Minn. Stat. §480A.08, subd. 3 (1996).
STATE OF MINNESOTA
IN COURT OF APPEALS
Commissioner of Economic Security,
Minnesota Department of Economic Security
Agency No. 10923 UC 96
Dyan J. Ebert, Quinlivan, Sherwood, Spellacy & Tarvestad, P.A., 400 South First St., Ste. 600, P.O. Box 1008, St. Cloud, MN 56302 (for respondent employer)
Kent E. Todd, Minnesota Department of Economic Security, 390 North Robert Street, St. Paul, MN 55101 (for respondent commissioner)
Considered and decided by Toussaint, Chief Judge, Randall, Judge, and Norton, Judge.
Relator contends the commissioner's representative erred in concluding that relator was disqualified from receiving reemployment insurance benefits because she was discharged for misconduct. The record supports the decision of the commissioner's representative. We affirm.
Respondent Fingerhut Corporation terminated relator Helen A. Hardwig after she went into a coworker's purse and looked at a bonus check the employee had received as a merit award. Relator admitted going into the employee's purse, looking at the check, being caught in the act, and apologizing afterward. Fingerhut terminated relator because she had violated company policy when she invaded the other employee's privacy and conducted herself in a manner unfitting for a supervisor.
Relator filed a claim for reemployment insurance benefits. The initial claims representative disqualified relator from receiving benefits after he determined that she had been discharged for misconduct. After the evidentiary hearing, the reemployment insurance judge similarly disqualified relator from receiving benefits. The commissioner's representative affirmed.
The supreme court has defined "misconduct" as:
[C]onduct evincing such willful or wanton disregard of an employer's interests as is found in deliberate violations or disregard of standards of behavior which the employer has the right to expect of his employee, or in carelessness or negligence of such degree or recurrence as to manifest equal culpability, wrongful intent or evil design, or to show an intentional and substantial disregard of the employer's interests or of the employee's duties and obligations to his employer. On the other hand mere inefficiency, unsatisfactory conduct, failure in good performance as the result of inability or incapacity, inadvertencies or ordinary negligence in isolated instances, or good faith errors in judgment or discretion are not bound to be deemed "misconduct."
Tilseth v. Midwest Lumber Co., 295 Minn. 372, 374-75, 204 N.W.2d 644, 646 (1973). Misconduct may also be a lack of concern for one's job. Feia v. St. Cloud State College, 309 Minn. 564, 565, 244 N.W.2d 635, 636 (1976). Persons who are discharged from employment as a result of misconduct are disqualified from receiving reemployment insurance benefits. Minn. Stat. § 268.09, subd. 1(b) (1996). The employer bears the burden of proving the employee committed misconduct. Windsperger v. Broadway Liquor Outlet, 346 N.W.2d 142, 143 (Minn. 1984).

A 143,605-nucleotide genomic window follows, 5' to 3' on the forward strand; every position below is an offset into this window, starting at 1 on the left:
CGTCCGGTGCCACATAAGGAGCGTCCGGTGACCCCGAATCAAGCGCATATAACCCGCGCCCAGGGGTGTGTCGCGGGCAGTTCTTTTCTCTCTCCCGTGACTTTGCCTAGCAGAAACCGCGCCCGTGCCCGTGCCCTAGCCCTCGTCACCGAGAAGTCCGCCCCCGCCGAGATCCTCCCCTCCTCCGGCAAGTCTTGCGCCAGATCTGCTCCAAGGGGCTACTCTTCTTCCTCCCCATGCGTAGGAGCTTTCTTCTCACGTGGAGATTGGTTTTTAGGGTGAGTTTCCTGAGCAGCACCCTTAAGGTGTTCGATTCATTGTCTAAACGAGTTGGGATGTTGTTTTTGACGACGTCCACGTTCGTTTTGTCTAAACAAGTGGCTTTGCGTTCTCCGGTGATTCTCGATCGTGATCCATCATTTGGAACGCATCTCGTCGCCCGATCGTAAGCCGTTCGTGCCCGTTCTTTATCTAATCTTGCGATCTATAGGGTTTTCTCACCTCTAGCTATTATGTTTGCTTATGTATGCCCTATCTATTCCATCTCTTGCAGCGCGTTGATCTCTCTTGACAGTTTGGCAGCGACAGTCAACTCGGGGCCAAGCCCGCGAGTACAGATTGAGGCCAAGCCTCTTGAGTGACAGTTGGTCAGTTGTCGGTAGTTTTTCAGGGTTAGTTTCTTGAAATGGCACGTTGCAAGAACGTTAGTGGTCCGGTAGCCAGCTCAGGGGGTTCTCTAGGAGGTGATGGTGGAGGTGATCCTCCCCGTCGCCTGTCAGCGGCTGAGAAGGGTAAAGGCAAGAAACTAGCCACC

Relator argues that her behavior was comparable to a single-hotheaded incident, excepted from the definition of misconduct in Windsperger, 346 N.W.2d at 145. But relator knowingly and willfully chose to look for the check; her conduct was not a hotheaded incident. Furthermore, a single incident may constitute misconduct when an employee willfully chooses a course of action adverse to the employer's interest. Colburn, 346 N.W.2d at 161 (holding that waitress, who left shift early once without permission, committed misconduct).
Relator also contends her conduct did not harm Fingerhut. An employer need not prove actual harm to establish that an employee committed misconduct. Sivertson v. Sims Sec., Inc., 390 N.W.2d 868, 871 (Minn. App. 1986), review denied (Minn. Aug. 20, 1986). Nevertheless, mistrust of a supervisor could harm employee morale and the work environment and ultimately harm the employer by depleting or diminishing the quality of the workforce. See Booher v. Transport Clearings of Twin Cities, Inc., 260 N.W.2d 181, 183 (Minn. 1977) (holding misconduct occurred where employee was disruptive to department by causing dissension and spreading rumors). The supreme court has upheld the discharge for misconduct of an employee whose divisive, gossipy, and confrontational behavior caused dissension and disruption among other employees. Id. The supreme court also has noted that an employer has a duty to keep the work environment dignified and respectful for employees. Nyberg v. R. N. Cardozo & Brother, Inc., 243 Minn. 361, 362-64, 67 N.W.2d 821, 822-23 (1954) (condemning work environment where supervisor cursed, swore, used profanity, and yelled at employee).
The commissioner's representative determined that Fingerhut discharged relator because she "deliberately violated her subordinate's right to privacy in order to satisfy her own curiosity" about the amount of the bonus check. Concluding that this conduct was an unacceptable breach of the right to privacy, the commissioner's representative noted that an employer "has the right to expect that all of its employees, especially supervisors in their capacity as role models, will treat their fellow employees with dignity and respect."
The law and the facts support this analysis. Fingerhut's employee handbook sets forth specific guidelines for employee behavior, such as requiring professional conduct at all times and not tolerating disrespectful behavior toward others. Contrary to these guidelines, relator willfully invaded another employee's private desk space and purse to look at a confidential check. The commissioner's representative properly determined that relator's actions constitute misconduct and disqualify her from receiving reemployment insurance benefits.